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As a CFP professional focusing on the financial planning needs of divorcing couples, I appreciate receiving referrals from other professionals, especially when it gives me the opportunity to work with another colleague on a particular divorce case. Such was the situation a few years ago when my friend, a local mental health professional, referred me to a couple who were just beginning the divorce process.
Those familiar with collaborative divorce know this type of divorce is based on a team approach; in addition to hiring two attorneys, many couples need to hire a forensic accountant to determine a business’ net worth, a financial neutral to run projected post-divorce cash flow scenarios and even a child specialist to protect the emotional needs of the children.
A surgical team is defined as “A unit providing the continuum of care beginning with preoperative care, and extending through perioperative (during the surgery) procedures, and postoperative recovery. Each specialist on the team, whether surgeon, anesthesiologist or nurse, has advanced training for his or her role before, during, and after surgery.”
While divorcing couples disagree on many issues, they usually agree on the need to keep the costs associated with divorce to a minimum. Couples today are searching for a divorce process that is not only resolution oriented, (while still allowing their respective attorneys to be strong advocates for their clients) but also allows them to keep more of their assets in their pocket.
Couples choosing collaborative divorce agree from the outset not to battle in court. Instead, they sit down with professionals and work out settlements that meet the goals of their families. They pledge that if either spouse wants to bring the dispute to court, both spouses must retain new litigation counsel.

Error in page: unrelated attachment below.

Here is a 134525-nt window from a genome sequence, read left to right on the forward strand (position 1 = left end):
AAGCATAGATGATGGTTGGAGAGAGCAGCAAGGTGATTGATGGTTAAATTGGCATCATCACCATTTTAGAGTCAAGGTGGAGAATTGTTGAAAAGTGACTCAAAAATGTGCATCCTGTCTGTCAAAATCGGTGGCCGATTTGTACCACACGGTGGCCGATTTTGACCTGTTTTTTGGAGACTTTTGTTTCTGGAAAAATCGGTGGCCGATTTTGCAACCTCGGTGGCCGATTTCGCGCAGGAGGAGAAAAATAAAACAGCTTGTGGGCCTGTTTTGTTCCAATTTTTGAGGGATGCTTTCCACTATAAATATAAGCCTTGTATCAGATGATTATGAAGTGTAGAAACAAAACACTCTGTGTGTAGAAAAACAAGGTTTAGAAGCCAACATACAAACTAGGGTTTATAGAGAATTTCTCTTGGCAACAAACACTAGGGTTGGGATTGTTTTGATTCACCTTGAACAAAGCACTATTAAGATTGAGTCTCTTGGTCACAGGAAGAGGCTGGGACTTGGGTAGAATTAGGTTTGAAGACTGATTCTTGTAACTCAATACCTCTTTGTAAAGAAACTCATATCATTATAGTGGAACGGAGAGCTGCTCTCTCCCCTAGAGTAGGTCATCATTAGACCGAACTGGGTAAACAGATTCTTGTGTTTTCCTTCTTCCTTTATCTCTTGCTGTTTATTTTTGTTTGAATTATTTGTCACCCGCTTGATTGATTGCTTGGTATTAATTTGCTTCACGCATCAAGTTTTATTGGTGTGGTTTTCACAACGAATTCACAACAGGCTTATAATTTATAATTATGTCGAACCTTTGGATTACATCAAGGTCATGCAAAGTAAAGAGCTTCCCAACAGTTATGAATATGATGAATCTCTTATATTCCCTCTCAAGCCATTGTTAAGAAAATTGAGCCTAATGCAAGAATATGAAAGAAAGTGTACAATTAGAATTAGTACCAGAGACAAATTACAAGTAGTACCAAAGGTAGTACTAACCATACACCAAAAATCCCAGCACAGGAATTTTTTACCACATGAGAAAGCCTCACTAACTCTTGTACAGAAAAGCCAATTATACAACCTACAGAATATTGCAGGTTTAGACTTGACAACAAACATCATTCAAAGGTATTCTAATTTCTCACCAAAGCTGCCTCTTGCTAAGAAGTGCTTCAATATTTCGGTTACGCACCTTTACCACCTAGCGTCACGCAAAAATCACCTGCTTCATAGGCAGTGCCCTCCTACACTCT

We cannot change the fact that couples will divorce but Mediation and Collaborative Divorce can change the way people divorce.
The term collaborative divorce may seem confusing to a couple who are facing the prospect of ending their marriage. Collaboration is a skill that one or both of them may have abandoned some time ago. But Collaborative Divorce is a strategy designed to save money, privacy and even a little emotional torment, vital if children are involved.
With a collaborative law divorce you create opportunities for an amicable divorce, where low cost strategies are made possible through inexpensive family law divorce advice, effective consultation time, and finally a plan to create a no fight divorce resolution for all parties involved.
In New Jersey, a separation agreement is any legal document signed by both spouses outlining the terms of the separation. Subjects resolved in a separation agreement can include child support, child custody, debt allocation and asset distribution. Notarizing the document ensures its validity, since there is no such case-type in New Jersey that provides for a "legal separation." Spouses wanting child support during the separation period, however, must file a claim with the New Jersey probation department.
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